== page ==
Mario J. Aranda, Advocate for Immigrant Rights, Dies at 79

Mario J. Aranda, Advocate for Immigrant Rights, Dies at 79

Originally Published in The New York Times

Steven Kurutz - October 9, 2020

A Mormon, he spent decades as an advocate for Latinos in Chicago before making a break with his old life. He died of Covid-19.

Mario J. Aranda was head of bilingual education for the State of Illinois, worked on Harold Washington’s successful 1983 mayoral campaign and was president and publisher of Exito!, a Spanish-language newspaper owned by The Chicago Tribune.
Credit...Greg Hinson

This obituary is part of a series about people who have died in the coronavirus pandemic. Read about others here.

Throughout the 1980s and ’90s, Mario J. Aranda, an advocate for immigrants’ rights, was a vocal and visible presence in Chicago, making local media appearances and fighting political battles.

“It was advocacy all over the place,” said Mario Aranda Jr., Mr. Aranda’s oldest son. “He saw need and jumped in.”

Mr. Aranda in those years was head of bilingual education for the State of Illinois. He served as executive director of the Latino Institute, a policy and advocacy organization. He worked on Harold Washington’s successful 1983 mayoral campaign, bringing out the Latino vote for Chicago’s first Black mayor. In 1993, he was named president and publisher of Exito!, a Spanish-language newspaper owned by The Chicago Tribune.

A member of the Church of Jesus Christ of Latter-day Saints, Mr. Aranda was also a leader of his local church and the father of seven children. He was on the commuter train to work before dawn each day.

Then, in the early 1990s, Mr. Aranda underwent what his family and friends described as a distancing from that life. His marriage of nearly 30 years ended, and he came out as a gay man. He left his corporate job and activist roles in Chicago and around 1996 moved to California, where he built a new life in the Bay Area and eventually remarried.

“I remember him telling me, very clearly, he never wanted to wear a necktie again,” his daughter Xan Aranda said. “The last 10 years or so he came into his most beautiful incarnation. He had a lively laugh and a cleareyed, vibrant smile.”

Mr. Aranda died on Aug. 26 at California Pacific Medical Center in San Francisco. He was 79.

His daughter said the cause was Covid-19.

Mario Jaime Aranda was born on July 14, 1941, in Bella Vista, Chihuahua, Mexico, to Salomón Aranda and Angela (Carrasco) Ivey. The family lived in a Mormon colony and immigrated to the United States in the 1950s when Salomón was hired at Brigham Young University to teach painting.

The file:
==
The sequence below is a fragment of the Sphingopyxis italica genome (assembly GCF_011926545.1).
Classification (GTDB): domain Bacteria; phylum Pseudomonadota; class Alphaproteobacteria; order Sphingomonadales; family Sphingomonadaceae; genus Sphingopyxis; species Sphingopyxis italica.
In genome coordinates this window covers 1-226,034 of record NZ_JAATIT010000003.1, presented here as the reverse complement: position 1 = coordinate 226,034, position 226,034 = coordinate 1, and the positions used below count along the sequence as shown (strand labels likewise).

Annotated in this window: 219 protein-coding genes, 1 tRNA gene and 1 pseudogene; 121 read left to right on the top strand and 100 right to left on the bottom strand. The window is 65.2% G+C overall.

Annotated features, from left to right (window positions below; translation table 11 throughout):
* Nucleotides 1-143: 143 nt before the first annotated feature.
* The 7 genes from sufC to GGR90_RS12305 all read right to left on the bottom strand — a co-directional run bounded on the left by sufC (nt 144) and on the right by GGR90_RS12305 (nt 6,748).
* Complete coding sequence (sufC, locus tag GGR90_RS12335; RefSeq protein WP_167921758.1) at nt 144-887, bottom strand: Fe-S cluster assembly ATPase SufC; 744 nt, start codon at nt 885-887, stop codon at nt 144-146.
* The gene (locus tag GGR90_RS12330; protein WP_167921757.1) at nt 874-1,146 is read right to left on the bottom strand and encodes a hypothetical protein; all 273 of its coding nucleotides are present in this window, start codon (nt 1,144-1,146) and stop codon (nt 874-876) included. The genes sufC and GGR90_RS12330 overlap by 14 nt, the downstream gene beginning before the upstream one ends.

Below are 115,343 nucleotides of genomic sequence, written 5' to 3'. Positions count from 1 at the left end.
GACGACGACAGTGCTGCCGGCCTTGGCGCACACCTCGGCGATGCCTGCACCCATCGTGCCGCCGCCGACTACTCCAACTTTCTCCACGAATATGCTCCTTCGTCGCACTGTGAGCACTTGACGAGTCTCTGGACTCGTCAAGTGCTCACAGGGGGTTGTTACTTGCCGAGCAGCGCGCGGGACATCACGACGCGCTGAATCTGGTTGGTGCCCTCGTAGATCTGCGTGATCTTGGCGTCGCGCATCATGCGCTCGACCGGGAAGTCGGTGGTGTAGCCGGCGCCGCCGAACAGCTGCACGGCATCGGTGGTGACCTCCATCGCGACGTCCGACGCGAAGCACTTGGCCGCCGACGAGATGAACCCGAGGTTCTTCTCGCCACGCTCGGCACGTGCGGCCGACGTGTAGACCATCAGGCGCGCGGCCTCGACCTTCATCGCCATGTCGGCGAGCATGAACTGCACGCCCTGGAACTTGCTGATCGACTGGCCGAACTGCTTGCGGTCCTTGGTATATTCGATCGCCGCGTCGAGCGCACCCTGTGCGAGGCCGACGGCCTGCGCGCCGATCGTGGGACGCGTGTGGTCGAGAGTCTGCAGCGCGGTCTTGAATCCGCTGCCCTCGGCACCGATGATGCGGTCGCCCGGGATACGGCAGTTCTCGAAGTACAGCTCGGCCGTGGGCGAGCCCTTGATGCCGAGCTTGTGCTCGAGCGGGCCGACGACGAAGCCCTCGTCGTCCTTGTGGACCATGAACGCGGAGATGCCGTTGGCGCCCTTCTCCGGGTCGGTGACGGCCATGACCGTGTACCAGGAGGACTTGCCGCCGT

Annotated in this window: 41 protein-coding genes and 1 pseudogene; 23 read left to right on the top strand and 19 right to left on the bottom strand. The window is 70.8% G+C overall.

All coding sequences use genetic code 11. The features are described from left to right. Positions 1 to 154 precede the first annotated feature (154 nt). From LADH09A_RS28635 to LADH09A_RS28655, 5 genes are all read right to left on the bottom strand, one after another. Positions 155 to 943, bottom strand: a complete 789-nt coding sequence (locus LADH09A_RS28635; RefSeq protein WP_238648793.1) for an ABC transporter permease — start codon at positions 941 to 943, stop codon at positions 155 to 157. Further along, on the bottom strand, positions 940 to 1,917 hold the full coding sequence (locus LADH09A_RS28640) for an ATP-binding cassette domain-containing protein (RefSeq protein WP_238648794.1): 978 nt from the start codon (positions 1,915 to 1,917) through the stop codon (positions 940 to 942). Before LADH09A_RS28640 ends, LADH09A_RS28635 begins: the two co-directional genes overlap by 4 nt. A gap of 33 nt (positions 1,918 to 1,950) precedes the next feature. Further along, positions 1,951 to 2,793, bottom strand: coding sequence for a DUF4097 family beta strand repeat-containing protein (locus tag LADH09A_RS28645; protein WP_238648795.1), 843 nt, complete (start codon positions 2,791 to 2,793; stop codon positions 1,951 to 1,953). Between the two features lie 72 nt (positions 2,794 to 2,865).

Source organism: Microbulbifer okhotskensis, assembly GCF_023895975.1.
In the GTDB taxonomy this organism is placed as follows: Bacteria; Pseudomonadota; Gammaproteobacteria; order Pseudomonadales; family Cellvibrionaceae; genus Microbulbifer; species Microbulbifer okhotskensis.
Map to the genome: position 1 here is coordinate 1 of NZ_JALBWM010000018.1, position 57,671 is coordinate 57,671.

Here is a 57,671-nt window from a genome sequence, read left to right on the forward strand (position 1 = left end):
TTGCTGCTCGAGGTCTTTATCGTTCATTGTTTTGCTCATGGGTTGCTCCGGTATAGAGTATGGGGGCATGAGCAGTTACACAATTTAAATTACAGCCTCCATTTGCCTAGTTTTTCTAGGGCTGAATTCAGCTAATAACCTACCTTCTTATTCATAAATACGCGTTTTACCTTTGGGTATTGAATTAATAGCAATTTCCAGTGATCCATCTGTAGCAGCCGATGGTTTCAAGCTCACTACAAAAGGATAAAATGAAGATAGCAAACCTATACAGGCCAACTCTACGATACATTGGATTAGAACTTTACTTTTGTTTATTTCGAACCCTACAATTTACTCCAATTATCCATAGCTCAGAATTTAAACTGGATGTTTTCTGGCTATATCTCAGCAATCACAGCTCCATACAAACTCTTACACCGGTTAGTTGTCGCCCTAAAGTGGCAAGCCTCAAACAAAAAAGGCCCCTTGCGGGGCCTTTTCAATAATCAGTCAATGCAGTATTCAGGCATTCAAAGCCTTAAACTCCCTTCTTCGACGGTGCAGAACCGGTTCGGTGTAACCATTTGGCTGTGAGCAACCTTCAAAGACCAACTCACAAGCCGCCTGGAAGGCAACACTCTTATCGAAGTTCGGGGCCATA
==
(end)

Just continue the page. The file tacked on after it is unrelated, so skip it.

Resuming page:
Mario Aranda enrolled at Brigham Young, cleaning toilets to pay his tuition. He married a fellow student, Dana Rosado, in 1965, and the couple moved to Chicago a decade later when Mr. Aranda was hired by the Illinois department of education to institute bilingual classes in schools.

Early in Mr. Aranda’s life, his mother got him to read Gandhi and focus on peace, activism and literature. The discrimination he and his family faced as Mormons in Mexico, and then as Mexican immigrants in America, further sharpened Mr. Aranda’s resolve to question power structures and give dignity and opportunity to marginalized people.

“It strengthened him to speak truth to power,” Mario Jr. said.

In addition to his son Mario Jr. and his daughter Xan, Mr. Aranda is survived by his husband, Greg Hinson; his daughters Xiomara Sanchez and Ximen Christiansen; his sons Julian, Jacob and Joseph Aranda; two stepchildren, Kai Hinson and Xena Hinson; three sisters, Gloria Lewis, Lili Davis and Teresa Aranda; and six grandchildren.

Mr. Hinson met Mr. Aranda in 2000, when he was working as a clinical director at a women’s shelter in the East Bay. The person he came to marry was still committed to improving people’s lives and became devoted to his new family, helping to raise Mr. Hinson’s children from a previous marriage. By then, Mr. Aranda had left the Mormon Church and was on a kind of spiritual quest.

Finally able to slow down a bit in retirement, he was reading philosophy, swimming, hiking and meditating.

“He was constantly engaged, constantly talking to other people and seeking advice,” Mr. Hinson said. “He’d go through volumes and volumes of books. His mind never retired.”


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